Krueger Trailers proves that being Australian owned has a great future – Words by Brenton O’Connor
There are many commentators that consistently decry Australian design and manufacturing, but for the transport industry there’s nothing better than dealing with people that know our roads and systems and produce equipment that outlives expectations.
Following our recent stories on the Volvo Group local production in Wacol, Queensland, and PACCAR (Kenworth & DAF) production in Bayswater, Victoria, TrailerTorque visited another company manufacturing high-quality products for the transport industry right here in Australia. One key difference being that the products built by Krueger are both 100 percent Australian designed and owned, with the Krueger family still in full ownership of the business.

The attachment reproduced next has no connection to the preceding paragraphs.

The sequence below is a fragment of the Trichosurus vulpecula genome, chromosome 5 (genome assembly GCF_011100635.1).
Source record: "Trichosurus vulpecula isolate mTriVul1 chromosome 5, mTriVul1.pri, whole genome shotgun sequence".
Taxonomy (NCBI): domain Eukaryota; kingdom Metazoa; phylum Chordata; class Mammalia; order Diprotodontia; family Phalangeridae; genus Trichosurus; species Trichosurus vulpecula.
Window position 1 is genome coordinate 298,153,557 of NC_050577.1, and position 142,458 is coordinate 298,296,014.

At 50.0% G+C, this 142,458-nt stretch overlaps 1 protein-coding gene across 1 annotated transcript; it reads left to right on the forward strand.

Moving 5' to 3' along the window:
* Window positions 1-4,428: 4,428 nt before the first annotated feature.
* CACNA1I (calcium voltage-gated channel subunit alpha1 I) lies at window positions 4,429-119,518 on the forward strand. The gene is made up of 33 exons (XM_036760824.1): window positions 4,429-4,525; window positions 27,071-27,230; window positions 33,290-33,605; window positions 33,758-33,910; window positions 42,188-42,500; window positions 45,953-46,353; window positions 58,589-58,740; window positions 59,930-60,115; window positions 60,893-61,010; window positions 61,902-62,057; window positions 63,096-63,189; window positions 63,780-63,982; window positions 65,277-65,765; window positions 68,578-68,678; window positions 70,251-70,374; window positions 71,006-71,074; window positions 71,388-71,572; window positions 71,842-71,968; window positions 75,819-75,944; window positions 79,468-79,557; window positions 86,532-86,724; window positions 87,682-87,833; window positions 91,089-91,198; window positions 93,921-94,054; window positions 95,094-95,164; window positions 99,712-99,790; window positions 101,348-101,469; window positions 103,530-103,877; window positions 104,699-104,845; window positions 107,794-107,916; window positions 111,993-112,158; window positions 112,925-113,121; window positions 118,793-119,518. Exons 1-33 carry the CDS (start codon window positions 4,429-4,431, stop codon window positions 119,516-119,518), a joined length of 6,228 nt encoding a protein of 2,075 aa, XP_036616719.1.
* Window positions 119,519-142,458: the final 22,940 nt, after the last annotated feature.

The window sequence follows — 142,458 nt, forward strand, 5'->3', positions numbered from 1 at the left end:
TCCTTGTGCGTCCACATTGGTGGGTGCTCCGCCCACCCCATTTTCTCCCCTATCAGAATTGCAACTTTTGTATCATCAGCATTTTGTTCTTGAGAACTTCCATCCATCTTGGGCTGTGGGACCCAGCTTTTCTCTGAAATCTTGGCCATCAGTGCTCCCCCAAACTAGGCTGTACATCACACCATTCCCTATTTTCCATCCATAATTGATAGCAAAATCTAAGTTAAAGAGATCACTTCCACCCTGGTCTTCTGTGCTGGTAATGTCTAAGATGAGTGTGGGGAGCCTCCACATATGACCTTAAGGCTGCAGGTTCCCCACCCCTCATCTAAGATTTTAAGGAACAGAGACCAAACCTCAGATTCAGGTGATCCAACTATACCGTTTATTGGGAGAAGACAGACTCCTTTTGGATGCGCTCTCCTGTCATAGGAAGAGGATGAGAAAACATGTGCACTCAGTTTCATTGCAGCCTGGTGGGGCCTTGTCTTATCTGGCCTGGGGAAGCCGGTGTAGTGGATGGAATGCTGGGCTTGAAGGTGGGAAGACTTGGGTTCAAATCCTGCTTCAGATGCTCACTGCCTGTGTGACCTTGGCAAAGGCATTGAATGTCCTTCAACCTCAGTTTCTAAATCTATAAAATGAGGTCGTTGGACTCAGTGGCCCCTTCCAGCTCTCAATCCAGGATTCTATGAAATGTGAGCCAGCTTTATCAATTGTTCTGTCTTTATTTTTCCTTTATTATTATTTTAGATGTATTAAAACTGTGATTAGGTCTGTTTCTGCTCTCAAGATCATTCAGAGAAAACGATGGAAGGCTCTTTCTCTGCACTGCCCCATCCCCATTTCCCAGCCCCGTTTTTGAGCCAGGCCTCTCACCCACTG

John Krueger established Krueger trailers back in 1976 when he built his first trailer for his own transport operation. From humble beginnings 42 years ago, Krueger has now grown into a major player in the construction of trailers from its base in Laverton, Victoria, and distributing its products across the country.
The Krueger business is still fully owned by John Krueger and his family, and John is still involved in the business on a fulltime basis, along with his four children, each of whom is involved in the day-to-day operations.
Continuing expansion resulted in Grant Douglas joining the company in the role of general manager to oversee all operations and divisions of the business. This enabled John to focus on his real passion, which is research and development and the continuous innovation of his product.
Grant has been with Krueger for two years and joined the company from a diverse background in finance and the transportation industry. Grant’s skill sets were gained from his management of large profile transport companies and provided him with the ideal background to come to the manufacturing/supply side of the transport business, where he has gained a unique understanding of the needs and wants of transport operators.